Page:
I Hate Brown Games

Real is brown.

I’ve come to a terrible realization the other day. It’s something that I hadn’t really thought about. It’s something that I never thought I would say. It sounds crazy, and to many people it just doesn’t make much sense. But I’ve decided this is the reason why I feel the way I feel…

Yes, I hate brown games.

It’s actually quite strange to think about, yes? I grew up with color everywhere. The Nintendo 64 with its Mario’s and Kirby’s and Banjo’s was a very colorful system. The PlayStation 2 with its Klonoa’s and Spyro’s and Ape Escape’s was vibrant in its color scheme. Even the Wii, non-HD and all, is undoubtedly one of the most colorful systems ever. But what’s up with those games on PS3 and X360? Why are they so brown?

(Disclaimer: I know that not all PS3 and X360 games are brown, but it does mark the beginning of the gaming industry slowly shifting a darker color scheme.)

Before I got Steam, when people told me they hated a game because it was brown, I just laughed. A color scheme? Really? Are you not going to play a game just because it looks brown? It sounded ridiculous, almost nonsensical, but that opinion was not uncommon. In my mind, I was wondering to myself just exactly what they meant.

But now I understand. After playing some Witcher (clarification: only the first one), some Darksiders, some Metro, and a couple of other games, I’m totally sick of brown. All the mud and dirt and washed out colors annoy me. Every game looks like a compost pile. Whatever happened to the bright and colorful games of my childhood?

Recently, I got to play through the original Mass Effect for the first time (don’t blame me, blame the backlog!). The stages in the game can pretty much be divided into two categories: brown stages and not-so-brown stages. Every time I landed on a planet with lots of color, I felt a strange sense of relief, as if I was finally being released from a chokehold caused by all the brown I was surrounded in for the past two hours. Then I’d beat the stage and find myself suffocating in a world of brown once again.

Some will say that this shift in brownness is an effort to make games look more real. But take a look outside, will you? Real life isn’t that brown. There is green everywhere. Look at all that blue! Everything feels so… alive. Now compare that to a game like The Witcher 2. Why is the sky always gray? Why do the trees in the game looks so dark? Why does everything look dead? I just don’t understand, especially when other games like Mirror’s Edge and Trine 2 can look so nice without needing this ridiculous color scheme.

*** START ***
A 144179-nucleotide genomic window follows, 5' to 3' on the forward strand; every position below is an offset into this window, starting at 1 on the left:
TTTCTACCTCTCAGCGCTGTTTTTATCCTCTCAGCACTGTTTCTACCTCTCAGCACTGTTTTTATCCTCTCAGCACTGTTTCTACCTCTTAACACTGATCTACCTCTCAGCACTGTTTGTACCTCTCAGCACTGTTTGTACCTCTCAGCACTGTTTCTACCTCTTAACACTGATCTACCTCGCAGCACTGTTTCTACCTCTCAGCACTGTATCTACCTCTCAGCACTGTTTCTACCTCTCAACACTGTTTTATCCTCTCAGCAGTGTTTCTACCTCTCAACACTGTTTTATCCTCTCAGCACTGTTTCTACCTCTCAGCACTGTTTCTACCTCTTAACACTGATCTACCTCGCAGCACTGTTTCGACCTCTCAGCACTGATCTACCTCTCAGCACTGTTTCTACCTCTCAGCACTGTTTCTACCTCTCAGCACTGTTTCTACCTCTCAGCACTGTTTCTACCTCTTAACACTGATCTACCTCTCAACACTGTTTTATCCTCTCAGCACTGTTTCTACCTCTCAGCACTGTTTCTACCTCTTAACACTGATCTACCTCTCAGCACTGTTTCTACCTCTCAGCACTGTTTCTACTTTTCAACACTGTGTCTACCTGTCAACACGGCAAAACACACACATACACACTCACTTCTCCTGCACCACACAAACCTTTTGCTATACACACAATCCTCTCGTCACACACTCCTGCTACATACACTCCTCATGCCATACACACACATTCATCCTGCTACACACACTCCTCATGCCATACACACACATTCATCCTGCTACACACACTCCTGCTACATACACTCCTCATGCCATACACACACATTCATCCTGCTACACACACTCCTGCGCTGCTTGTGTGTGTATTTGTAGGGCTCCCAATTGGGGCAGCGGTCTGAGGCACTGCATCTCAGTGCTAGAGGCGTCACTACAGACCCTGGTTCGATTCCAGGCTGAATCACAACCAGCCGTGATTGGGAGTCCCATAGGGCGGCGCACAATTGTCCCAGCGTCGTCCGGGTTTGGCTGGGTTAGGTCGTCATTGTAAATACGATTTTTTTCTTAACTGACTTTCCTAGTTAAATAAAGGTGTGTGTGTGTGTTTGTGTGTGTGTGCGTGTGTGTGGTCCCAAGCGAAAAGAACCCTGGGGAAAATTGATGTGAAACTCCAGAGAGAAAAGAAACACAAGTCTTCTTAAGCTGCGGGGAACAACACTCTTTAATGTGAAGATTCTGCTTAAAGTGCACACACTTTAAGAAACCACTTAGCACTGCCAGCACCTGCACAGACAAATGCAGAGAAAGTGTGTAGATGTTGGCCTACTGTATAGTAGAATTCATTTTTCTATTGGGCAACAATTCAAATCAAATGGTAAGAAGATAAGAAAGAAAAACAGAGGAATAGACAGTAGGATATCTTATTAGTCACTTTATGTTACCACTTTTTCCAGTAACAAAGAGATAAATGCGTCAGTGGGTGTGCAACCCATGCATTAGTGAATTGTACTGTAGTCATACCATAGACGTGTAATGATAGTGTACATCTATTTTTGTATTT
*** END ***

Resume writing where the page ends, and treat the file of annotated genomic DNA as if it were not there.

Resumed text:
So why exactly are these games turning brown? A quick search on the internet reveals the answer: as games become more and more detailed – especially after we entered the HD era almost seven years ago – lighting and shading technology had lagged behind. You see, in real life, light bounces off of some objects and onto others, which is why many objects we see in real life have dynamic shading. Take a look at your shadow, and compare that to Nathan Drake’s shadow in Uncharted 3. Huge difference.

In video games, this bouncing-off of lighting – called interreflection – is almost impossible to replicate without using up a whole chunk of RAM, and even then it’s still not 100% accurate. Thus, to avoid this problem, colors are washed out in order to make things look more real. As you may have learned in science class all those years ago, less light means less color.

A lot of people are calling for next-gen systems to have better AI. That’s cool and all, but I feel like there’s an issue out there that needs to be fixed first. Next-gen consoles need to advance in lighting and shading, otherwise we’ll be stuck in this era of brown forever. Nintendo’s Wii U comes loaded with loads of RAM, which is one of the reasons why Ubisoft’s Michel Ancel loves the thing, as he’s making Rayman Legends, a game that has a crazy amount of color and lighting. Hopefully (and if those rumors circulating around the net are correct), Sony and Microsoft will follow suit. It’s a good thing, too; if art class has taught me anything, it’s lighting and shading that makes something look real.

So tell me. Am I the only one who feels this way? Or is brown really not as bad as I think?


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